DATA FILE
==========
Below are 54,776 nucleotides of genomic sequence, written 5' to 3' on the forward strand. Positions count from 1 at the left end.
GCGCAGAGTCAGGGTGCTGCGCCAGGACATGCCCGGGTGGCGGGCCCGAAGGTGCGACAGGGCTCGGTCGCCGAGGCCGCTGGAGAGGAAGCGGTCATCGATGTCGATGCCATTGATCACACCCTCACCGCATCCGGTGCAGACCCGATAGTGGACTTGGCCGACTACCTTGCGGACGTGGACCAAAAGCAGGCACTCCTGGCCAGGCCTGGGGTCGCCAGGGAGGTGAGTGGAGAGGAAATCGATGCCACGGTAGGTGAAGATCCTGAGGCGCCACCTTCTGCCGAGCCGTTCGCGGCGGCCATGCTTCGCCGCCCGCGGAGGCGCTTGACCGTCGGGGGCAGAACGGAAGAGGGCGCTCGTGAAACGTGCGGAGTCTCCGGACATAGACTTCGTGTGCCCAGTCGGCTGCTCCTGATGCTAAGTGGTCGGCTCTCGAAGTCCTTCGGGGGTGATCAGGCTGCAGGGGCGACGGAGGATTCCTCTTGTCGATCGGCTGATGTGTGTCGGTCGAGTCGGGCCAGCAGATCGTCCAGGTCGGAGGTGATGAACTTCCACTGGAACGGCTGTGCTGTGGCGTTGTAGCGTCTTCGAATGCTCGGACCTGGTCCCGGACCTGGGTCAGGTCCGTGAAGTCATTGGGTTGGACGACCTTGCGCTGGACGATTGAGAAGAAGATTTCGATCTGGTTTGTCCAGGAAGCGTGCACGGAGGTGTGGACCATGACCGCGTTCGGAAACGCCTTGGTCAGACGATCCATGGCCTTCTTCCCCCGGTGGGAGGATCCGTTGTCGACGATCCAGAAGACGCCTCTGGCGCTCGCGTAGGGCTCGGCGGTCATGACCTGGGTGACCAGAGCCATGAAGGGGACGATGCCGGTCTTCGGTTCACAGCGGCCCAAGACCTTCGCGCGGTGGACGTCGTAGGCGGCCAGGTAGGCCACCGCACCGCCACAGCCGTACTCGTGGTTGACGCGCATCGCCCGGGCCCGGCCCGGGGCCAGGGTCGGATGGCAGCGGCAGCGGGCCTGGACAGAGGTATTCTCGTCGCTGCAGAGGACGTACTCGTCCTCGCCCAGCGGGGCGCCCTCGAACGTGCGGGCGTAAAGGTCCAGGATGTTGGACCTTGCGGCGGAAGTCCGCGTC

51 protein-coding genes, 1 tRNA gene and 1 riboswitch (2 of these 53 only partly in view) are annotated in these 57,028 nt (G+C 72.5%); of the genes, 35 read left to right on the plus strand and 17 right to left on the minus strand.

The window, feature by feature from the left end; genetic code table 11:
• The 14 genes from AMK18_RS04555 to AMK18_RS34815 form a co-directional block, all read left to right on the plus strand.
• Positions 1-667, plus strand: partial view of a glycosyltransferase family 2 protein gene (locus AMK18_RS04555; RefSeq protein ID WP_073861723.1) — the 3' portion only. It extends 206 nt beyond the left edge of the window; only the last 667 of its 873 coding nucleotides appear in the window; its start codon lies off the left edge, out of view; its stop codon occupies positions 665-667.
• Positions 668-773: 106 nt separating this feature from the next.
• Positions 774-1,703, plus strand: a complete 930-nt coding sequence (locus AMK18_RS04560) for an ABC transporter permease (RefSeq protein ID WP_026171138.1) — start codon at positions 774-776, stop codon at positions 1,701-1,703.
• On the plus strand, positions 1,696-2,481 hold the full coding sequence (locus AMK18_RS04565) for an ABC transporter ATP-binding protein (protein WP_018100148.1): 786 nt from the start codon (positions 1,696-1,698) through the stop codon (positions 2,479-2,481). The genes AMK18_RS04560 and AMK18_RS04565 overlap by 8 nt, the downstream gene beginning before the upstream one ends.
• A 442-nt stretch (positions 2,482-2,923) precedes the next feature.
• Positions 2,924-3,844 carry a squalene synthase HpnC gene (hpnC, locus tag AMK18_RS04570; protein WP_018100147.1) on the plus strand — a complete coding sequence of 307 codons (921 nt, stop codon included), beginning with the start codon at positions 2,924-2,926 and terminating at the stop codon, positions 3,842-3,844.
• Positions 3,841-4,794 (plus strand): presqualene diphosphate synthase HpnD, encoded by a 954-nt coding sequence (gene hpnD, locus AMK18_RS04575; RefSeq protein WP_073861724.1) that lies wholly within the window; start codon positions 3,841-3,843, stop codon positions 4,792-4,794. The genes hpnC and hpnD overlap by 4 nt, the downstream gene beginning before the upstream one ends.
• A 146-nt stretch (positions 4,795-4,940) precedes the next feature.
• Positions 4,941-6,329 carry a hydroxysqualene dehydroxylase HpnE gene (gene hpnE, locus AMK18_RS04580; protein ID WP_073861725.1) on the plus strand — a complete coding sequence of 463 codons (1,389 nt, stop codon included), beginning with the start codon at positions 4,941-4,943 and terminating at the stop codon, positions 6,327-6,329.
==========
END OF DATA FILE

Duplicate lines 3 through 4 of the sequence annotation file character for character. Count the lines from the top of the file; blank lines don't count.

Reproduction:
51 protein-coding genes, 1 tRNA gene and 1 riboswitch (2 of these 53 only partly in view) are annotated in these 57,028 nt (G+C 72.5%); of the genes, 35 read left to right on the plus strand and 17 right to left on the minus strand.

The window, feature by feature from the left end; genetic code table 11: